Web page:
Digital Cameras: A Tool to Showcase Your Products and Services
The digital camera is the first real technological innovation since the traditional film camera. If you want to send pictures by e-mail or post special photos on your Web site, a digital camera is the best way to connect your images and ideas to reality! For exceptional photos and no messy mistakes, you need a digital camera. A digital camera allows you to see the image in seconds on the LCD screen. If the picture is not your best effort, just delete it and take another one--with no wasted film!
The benefits of using a digital camera are endless. You can save your favorite pictures and print them over and over again. With glossy photo-quality paper and a color printer, you'll never have to run to the photo shop or search through piles of negatives again. And if you have your own Web site--what are you waiting for? In the Internet marketplace, lagging behind current technology could mean a marked loss in potential sales. Showcase your products and services with the help of a digital camera.
How It Works
A digital camera is often point-and-shoot, similar to a traditional film camera. More complicated models will have directions in an easy-to-follow manual. The technology behind the digital camera is a little more advanced, however. Digital cameras record images on a tiny photoelectric semiconductor called a Charge Coupled Device, or CCD. The CCD turns the image into electronic dots, or pixels, which are stored in the camera's memory. The camera will then connect directly to your computer using a serial, parallel, or USB port so you can download images instantly.
When you transfer the images to your computer, you need to format them as .tiff, .gif, or .jpeg files that can be read by your desktop publishing or graphics program. Many digital cameras come with software that will let you preview your pictures and download only the ones you want. You can edit the flaws, change the brightness, fix contrast and color balance, eliminate red-eye, and erase blemishes. Express your creativity with special effects or backgrounds.
For your business, you'll want a digital camera with high resolution and bit depth to produce quality pictures. However, the higher the image quality you select, the more you can expect to pay for your camera. Resolution refers to the number of pixels that the CCD can store for each image. Most inexpensive digital cameras have a resolution of 640 x 480 pixels, which is fine for general use. A camera that delivers higher resolution (and more pixels) will provide a larger image with finer details; however, these images will use more disk space. Higher resolution in a digital camera will cost more, but is a must if you need professional results for your business or Web site. The highest-resolution cameras available today are megapixel (million pixel) or superpixel (more than 2 million pixel) cameras. They generally cost between $800 and $1,500. (The Fuji SuperPixel MX2900 sells for under $800.) Keep in mind that high-resolution images will take longer for viewers to download.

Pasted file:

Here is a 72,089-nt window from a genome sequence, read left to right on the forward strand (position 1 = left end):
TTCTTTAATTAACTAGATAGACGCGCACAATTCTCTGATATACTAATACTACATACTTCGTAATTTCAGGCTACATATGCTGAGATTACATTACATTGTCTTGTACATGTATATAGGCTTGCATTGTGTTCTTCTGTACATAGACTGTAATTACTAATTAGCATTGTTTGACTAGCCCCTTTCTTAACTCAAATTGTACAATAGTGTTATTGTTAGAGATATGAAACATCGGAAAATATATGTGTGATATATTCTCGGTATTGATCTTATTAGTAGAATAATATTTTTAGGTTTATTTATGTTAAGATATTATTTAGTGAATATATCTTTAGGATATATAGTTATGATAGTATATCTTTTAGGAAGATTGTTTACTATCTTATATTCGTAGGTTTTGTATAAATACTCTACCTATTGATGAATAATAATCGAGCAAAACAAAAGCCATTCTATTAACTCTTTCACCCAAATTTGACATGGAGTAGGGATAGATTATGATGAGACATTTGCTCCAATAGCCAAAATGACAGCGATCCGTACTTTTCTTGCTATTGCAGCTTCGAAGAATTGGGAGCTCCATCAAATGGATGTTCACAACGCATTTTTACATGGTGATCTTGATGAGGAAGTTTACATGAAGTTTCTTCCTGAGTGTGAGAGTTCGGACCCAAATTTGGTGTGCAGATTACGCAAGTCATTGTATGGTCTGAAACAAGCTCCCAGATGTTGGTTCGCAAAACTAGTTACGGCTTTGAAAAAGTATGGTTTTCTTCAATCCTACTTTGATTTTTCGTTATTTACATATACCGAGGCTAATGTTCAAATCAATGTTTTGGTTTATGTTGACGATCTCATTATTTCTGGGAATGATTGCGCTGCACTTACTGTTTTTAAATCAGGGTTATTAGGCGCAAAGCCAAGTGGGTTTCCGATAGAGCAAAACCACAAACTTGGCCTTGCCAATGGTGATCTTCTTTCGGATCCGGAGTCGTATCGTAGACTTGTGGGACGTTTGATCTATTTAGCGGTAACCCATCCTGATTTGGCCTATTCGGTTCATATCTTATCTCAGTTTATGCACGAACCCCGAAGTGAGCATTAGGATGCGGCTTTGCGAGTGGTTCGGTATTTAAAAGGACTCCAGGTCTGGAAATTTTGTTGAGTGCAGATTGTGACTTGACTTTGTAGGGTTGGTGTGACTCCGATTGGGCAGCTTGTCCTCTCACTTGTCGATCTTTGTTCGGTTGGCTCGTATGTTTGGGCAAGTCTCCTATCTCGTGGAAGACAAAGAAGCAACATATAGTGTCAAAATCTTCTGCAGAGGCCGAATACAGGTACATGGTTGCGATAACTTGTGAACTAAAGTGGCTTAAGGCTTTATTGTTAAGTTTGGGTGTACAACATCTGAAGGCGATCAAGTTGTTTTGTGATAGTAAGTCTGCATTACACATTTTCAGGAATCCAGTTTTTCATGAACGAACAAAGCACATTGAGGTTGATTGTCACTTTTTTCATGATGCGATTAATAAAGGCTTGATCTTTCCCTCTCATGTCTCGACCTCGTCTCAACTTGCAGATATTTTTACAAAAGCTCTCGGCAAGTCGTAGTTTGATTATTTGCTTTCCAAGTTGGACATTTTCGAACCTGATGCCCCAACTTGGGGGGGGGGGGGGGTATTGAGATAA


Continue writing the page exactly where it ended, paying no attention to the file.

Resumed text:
Top-quality photos devour enormous amounts of your camera's memory. However, you can compress digital images so they will occupy less space. Saving your images in .jpeg format will save you a lot of space, because .jpeg files record as analog data instead of bitmap. Maximum compression of your images will make room for more photos, but can compromise quality. So, you might want to get a camera with a choice of compression ratios to allow more flexibility. With compression options, you should be able to publish photos in everything from the church bulletin to your company's annual report.